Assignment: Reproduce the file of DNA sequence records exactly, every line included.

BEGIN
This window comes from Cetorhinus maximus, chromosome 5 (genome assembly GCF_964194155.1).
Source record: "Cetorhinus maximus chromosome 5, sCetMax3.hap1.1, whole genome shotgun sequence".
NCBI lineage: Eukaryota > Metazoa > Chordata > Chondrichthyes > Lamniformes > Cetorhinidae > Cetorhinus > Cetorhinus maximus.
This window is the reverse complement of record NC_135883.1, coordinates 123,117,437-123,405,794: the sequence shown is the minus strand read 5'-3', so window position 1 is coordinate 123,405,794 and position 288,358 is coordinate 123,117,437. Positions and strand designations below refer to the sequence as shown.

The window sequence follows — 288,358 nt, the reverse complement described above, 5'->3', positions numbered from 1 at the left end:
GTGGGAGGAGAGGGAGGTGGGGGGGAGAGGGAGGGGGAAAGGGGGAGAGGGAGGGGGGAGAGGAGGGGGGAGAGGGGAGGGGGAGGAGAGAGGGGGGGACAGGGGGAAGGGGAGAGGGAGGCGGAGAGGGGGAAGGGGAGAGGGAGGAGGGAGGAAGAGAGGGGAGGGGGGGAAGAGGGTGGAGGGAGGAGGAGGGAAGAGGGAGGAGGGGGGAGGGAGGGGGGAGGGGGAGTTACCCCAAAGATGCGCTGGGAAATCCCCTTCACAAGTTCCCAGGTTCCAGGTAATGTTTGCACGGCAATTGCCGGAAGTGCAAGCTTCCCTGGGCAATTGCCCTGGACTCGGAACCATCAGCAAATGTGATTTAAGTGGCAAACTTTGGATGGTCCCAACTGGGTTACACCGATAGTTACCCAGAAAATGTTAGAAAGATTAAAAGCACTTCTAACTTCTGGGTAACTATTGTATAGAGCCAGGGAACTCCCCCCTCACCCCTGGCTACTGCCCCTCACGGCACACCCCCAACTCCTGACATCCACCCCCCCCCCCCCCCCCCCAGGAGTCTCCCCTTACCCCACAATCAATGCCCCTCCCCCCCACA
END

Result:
This window comes from Cetorhinus maximus, chromosome 5 (genome assembly GCF_964194155.1).
Source record: "Cetorhinus maximus chromosome 5, sCetMax3.hap1.1, whole genome shotgun sequence".
NCBI lineage: Eukaryota > Metazoa > Chordata > Chondrichthyes > Lamniformes > Cetorhinidae > Cetorhinus > Cetorhinus maximus.
This window is the reverse complement of record NC_135883.1, coordinates 123,117,437-123,405,794: the sequence shown is the minus strand read 5'-3', so window position 1 is coordinate 123,405,794 and position 288,358 is coordinate 123,117,437. Positions and strand designations below refer to the sequence as shown.

The window sequence follows — 288,358 nt, the reverse complement described above, 5'->3', positions numbered from 1 at the left end:
GTGGGAGGAGAGGGAGGTGGGGGGGAGAGGGAGGGGGAAAGGGGGAGAGGGAGGGGGGAGAGGAGGGGGGAGAGGGGAGGGGGAGGAGAGAGGGGGGGACAGGGGGAAGGGGAGAGGGAGGCGGAGAGGGGGAAGGGGAGAGGGAGGAGGGAGGAAGAGAGGGGAGGGGGGGAAGAGGGTGGAGGGAGGAGGAGGGAAGAGGGAGGAGGGGGGAGGGAGGGGGGAGGGGGAGTTACCCCAAAGATGCGCTGGGAAATCCCCTTCACAAGTTCCCAGGTTCCAGGTAATGTTTGCACGGCAATTGCCGGAAGTGCAAGCTTCCCTGGGCAATTGCCCTGGACTCGGAACCATCAGCAAATGTGATTTAAGTGGCAAACTTTGGATGGTCCCAACTGGGTTACACCGATAGTTACCCAGAAAATGTTAGAAAGATTAAAAGCACTTCTAACTTCTGGGTAACTATTGTATAGAGCCAGGGAACTCCCCCCTCACCCCTGGCTACTGCCCCTCACGGCACACCCCCAACTCCTGACATCCACCCCCCCCCCCCCCCCCCCAGGAGTCTCCCCTTACCCCACAATCAATGCCCCTCCCCCCCACA